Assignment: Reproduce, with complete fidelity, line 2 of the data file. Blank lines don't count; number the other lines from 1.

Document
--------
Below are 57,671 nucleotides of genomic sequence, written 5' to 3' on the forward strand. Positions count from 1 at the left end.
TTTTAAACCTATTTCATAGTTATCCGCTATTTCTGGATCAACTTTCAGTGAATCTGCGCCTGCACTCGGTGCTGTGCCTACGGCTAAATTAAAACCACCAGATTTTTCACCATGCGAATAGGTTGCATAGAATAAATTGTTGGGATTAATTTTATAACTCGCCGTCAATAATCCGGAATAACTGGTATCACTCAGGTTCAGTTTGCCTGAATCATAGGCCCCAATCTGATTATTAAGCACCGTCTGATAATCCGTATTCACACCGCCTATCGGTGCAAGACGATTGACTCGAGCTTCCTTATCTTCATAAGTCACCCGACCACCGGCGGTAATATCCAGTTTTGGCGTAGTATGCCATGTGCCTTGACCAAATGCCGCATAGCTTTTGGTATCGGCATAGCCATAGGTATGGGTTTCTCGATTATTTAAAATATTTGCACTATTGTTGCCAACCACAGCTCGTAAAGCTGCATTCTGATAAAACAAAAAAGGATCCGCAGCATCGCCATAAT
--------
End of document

TTTTAAACCTATTTCATAGTTATCCGCTATTTCTGGATCAACTTTCAGTGAATCTGCGCCTGCACTCGGTGCTGTGCCTACGGCTAAATTAAAACCACCAGATTTTTCACCATGCGAATAGGTTGCATAGAATAAATTGTTGGGATTAATTTTATAACTCGCCGTCAATAATCCGGAATAACTGGTATCACTCAGGTTCAGTTTGCCTGAATCATAGGCCCCAATCTGATTATTAAGCACCGTCTGATAATCCGTATTCACACCGCCTATCGGTGCAAGACGATTGACTCGAGCTTCCTTATCTTCATAAGTCACCCGACCACCGGCGGTAATATCCAGTTTTGGCGTAGTATGCCATGTGCCTTGACCAAATGCCGCATAGCTTTTGGTATCGGCATAGCCATAGGTATGGGTTTCTCGATTATTTAAAATATTTGCACTATTGTTGCCAACCACAGCTCGTAAAGCTGCATTCTGATAAAACAAAAAAGGATCCGCAGCATCGCCATAAT